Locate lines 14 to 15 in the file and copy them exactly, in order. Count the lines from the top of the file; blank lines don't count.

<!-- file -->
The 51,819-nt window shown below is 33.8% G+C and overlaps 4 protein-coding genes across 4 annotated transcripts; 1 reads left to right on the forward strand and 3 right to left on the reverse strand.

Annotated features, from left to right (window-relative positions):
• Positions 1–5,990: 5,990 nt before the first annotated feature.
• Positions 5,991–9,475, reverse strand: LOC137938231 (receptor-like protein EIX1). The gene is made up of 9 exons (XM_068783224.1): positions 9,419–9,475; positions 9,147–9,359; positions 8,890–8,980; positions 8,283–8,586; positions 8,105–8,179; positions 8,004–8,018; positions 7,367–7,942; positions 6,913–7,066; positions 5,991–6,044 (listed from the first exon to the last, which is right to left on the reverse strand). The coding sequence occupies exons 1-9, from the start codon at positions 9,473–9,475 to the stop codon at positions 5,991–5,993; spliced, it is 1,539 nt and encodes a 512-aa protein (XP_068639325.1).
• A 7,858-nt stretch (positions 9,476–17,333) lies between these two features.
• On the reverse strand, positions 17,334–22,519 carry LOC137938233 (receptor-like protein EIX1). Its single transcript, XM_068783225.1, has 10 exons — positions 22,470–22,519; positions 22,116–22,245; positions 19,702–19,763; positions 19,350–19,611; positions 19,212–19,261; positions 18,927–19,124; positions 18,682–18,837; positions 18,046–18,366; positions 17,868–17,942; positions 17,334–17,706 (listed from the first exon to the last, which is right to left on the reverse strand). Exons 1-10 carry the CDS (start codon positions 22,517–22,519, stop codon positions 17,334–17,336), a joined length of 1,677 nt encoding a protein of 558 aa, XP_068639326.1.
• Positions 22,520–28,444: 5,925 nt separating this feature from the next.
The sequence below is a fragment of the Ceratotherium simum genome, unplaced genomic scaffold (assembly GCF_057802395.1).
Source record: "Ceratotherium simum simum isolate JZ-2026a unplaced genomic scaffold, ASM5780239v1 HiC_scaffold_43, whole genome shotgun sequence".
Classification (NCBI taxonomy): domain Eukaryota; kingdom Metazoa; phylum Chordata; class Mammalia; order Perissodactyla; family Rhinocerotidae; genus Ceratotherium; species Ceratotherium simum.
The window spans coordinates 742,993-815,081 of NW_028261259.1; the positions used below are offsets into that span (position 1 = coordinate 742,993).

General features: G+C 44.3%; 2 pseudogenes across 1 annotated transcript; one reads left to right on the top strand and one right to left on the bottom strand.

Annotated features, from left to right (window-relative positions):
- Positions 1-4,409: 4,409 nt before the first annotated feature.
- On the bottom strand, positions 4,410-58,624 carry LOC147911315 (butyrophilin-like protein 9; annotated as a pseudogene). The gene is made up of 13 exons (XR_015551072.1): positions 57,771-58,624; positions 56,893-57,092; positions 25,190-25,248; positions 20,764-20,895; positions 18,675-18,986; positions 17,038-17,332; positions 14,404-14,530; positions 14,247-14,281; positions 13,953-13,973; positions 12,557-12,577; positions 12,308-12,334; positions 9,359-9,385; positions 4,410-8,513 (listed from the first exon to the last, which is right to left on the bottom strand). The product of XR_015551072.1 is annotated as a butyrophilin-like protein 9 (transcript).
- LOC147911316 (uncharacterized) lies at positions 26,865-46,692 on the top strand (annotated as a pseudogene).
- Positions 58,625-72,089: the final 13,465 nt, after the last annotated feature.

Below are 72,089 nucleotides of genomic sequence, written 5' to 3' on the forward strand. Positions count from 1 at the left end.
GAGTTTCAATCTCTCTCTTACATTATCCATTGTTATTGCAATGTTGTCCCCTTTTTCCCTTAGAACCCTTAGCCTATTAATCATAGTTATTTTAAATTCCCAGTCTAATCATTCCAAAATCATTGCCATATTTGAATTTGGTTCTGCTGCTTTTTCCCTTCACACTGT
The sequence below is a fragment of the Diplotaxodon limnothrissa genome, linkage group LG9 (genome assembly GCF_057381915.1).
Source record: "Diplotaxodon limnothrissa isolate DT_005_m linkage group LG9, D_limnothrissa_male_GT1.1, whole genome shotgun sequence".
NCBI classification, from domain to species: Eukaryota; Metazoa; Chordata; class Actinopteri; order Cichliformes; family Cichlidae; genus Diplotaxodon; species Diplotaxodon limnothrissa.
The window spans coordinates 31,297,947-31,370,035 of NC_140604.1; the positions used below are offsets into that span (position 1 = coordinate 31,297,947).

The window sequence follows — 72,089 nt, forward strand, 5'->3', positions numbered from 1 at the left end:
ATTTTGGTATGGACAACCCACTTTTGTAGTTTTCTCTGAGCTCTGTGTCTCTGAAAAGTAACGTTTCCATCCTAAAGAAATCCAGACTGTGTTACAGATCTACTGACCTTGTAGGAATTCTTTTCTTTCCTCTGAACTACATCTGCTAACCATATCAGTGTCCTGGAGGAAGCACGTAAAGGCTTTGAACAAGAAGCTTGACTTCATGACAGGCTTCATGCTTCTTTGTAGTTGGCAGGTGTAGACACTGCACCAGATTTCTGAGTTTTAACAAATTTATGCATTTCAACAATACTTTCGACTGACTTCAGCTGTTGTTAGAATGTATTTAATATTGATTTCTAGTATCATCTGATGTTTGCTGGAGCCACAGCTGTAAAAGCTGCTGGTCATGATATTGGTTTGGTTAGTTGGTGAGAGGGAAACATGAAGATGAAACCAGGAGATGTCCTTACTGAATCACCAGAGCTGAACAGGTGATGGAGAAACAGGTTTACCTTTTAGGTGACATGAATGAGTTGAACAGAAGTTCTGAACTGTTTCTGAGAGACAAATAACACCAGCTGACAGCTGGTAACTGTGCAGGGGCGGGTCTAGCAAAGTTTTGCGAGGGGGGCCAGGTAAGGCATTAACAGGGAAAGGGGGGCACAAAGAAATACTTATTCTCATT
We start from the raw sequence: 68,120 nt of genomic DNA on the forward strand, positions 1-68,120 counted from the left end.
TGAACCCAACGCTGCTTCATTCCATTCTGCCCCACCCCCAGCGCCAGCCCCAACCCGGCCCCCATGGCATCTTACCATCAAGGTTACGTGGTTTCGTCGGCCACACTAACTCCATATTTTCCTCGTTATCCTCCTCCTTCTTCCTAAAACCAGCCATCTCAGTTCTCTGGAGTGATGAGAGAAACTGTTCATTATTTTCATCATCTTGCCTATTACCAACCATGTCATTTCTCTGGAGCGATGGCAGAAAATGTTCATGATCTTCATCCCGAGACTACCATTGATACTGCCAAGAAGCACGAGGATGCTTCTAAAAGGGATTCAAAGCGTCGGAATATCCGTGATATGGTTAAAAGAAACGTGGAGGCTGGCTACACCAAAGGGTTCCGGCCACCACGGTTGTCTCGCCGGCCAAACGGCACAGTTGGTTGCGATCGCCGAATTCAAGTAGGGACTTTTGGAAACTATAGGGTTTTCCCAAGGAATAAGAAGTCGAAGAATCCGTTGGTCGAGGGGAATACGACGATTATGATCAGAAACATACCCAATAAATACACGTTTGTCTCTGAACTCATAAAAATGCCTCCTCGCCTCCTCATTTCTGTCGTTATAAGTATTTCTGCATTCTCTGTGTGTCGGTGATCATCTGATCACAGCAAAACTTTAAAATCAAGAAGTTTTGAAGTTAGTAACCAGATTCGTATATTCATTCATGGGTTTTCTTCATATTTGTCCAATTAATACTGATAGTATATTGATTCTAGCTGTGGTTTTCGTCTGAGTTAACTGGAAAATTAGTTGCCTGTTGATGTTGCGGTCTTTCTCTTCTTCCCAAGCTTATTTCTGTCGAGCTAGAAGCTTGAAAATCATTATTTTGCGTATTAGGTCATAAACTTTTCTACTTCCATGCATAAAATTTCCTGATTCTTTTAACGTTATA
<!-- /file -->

- Positions 1-4,409: 4,409 nt before the first annotated feature.
- On the bottom strand, positions 4,410-58,624 carry LOC147911315 (butyrophilin-like protein 9; annotated as a pseudogene). The gene is made up of 13 exons (XR_015551072.1): positions 57,771-58,624; positions 56,893-57,092; positions 25,190-25,248; positions 20,764-20,895; positions 18,675-18,986; positions 17,038-17,332; positions 14,404-14,530; positions 14,247-14,281; positions 13,953-13,973; positions 12,557-12,577; positions 12,308-12,334; positions 9,359-9,385; positions 4,410-8,513 (listed from the first exon to the last, which is right to left on the bottom strand). The product of XR_015551072.1 is annotated as a butyrophilin-like protein 9 (transcript).